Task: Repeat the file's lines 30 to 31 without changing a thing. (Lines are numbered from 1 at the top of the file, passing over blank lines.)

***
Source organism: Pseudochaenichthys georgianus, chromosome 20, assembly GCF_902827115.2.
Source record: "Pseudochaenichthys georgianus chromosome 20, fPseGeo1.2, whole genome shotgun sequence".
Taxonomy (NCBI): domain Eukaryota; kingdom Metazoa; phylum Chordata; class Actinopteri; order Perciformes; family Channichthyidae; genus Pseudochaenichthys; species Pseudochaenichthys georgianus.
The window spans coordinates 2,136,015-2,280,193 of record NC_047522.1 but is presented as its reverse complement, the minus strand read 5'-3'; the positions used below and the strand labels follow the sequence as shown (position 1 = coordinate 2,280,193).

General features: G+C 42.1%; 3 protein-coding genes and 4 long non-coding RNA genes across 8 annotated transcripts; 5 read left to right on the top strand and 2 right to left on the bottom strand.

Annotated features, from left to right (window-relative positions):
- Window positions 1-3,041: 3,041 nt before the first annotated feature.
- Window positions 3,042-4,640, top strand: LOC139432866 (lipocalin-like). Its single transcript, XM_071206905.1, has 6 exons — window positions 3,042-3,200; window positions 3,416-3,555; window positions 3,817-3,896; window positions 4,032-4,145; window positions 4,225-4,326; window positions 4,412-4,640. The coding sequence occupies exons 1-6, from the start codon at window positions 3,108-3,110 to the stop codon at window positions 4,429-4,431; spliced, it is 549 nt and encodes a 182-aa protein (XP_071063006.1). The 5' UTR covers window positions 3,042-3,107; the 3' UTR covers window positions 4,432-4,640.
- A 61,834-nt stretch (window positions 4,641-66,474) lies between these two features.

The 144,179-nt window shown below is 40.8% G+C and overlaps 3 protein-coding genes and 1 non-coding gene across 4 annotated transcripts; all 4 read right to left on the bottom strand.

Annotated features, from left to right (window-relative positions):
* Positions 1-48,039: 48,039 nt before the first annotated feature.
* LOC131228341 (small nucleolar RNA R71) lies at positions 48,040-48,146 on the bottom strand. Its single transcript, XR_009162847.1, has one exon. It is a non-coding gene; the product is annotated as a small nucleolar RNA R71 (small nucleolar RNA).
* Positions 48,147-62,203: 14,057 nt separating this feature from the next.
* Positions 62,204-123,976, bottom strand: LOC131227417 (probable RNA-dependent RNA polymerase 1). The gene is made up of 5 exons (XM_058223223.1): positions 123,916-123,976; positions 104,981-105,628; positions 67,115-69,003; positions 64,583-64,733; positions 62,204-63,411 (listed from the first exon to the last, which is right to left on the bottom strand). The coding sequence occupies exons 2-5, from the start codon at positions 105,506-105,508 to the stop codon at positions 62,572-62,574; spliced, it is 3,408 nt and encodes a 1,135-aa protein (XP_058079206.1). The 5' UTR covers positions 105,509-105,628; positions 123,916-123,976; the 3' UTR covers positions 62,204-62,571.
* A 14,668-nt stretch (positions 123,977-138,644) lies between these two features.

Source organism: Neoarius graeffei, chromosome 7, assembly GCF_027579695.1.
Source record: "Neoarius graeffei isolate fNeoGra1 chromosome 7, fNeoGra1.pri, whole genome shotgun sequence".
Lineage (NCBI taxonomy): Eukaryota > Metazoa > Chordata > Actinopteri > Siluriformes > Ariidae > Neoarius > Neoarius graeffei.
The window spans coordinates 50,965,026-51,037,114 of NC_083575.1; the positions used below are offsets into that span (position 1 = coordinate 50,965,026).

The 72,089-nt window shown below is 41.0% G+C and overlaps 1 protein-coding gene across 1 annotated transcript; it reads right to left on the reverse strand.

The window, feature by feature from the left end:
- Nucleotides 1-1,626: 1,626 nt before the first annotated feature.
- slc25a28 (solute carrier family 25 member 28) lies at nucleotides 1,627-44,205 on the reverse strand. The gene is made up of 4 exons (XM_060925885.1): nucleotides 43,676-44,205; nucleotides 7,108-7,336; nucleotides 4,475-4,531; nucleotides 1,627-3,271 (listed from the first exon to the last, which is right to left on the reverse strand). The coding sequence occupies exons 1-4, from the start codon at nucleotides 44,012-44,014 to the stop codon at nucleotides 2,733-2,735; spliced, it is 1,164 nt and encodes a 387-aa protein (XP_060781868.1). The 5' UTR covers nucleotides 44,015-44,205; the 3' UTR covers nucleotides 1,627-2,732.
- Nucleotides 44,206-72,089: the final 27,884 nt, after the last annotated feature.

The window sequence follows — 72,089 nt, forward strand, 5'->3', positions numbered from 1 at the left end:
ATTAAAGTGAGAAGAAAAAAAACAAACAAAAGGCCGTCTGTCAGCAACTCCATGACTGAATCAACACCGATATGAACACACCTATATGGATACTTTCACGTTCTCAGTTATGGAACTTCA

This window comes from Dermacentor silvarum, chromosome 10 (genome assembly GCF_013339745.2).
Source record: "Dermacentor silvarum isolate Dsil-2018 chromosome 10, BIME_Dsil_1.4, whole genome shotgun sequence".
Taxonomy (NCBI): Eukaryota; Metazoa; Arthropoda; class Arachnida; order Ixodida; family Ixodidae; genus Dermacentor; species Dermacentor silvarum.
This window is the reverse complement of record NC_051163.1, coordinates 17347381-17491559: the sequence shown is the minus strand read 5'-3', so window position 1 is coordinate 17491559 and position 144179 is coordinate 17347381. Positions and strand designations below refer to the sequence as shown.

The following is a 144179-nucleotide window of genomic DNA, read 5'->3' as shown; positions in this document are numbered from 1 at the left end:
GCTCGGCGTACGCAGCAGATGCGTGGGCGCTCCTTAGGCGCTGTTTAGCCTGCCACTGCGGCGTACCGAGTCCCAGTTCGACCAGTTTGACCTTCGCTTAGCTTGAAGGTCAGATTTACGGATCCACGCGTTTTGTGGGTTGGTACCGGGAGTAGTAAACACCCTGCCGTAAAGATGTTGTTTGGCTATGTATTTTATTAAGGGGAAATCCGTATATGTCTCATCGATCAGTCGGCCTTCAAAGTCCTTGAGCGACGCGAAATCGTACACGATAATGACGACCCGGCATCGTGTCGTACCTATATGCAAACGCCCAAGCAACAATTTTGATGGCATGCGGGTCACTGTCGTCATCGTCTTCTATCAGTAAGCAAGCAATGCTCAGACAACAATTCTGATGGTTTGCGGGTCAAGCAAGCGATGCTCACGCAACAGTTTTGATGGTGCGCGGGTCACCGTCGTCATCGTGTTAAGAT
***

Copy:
Taxonomy (NCBI): Eukaryota; Metazoa; Arthropoda; class Arachnida; order Ixodida; family Ixodidae; genus Dermacentor; species Dermacentor silvarum.
This window is the reverse complement of record NC_051163.1, coordinates 17347381-17491559: the sequence shown is the minus strand read 5'-3', so window position 1 is coordinate 17491559 and position 144179 is coordinate 17347381. Positions and strand designations below refer to the sequence as shown.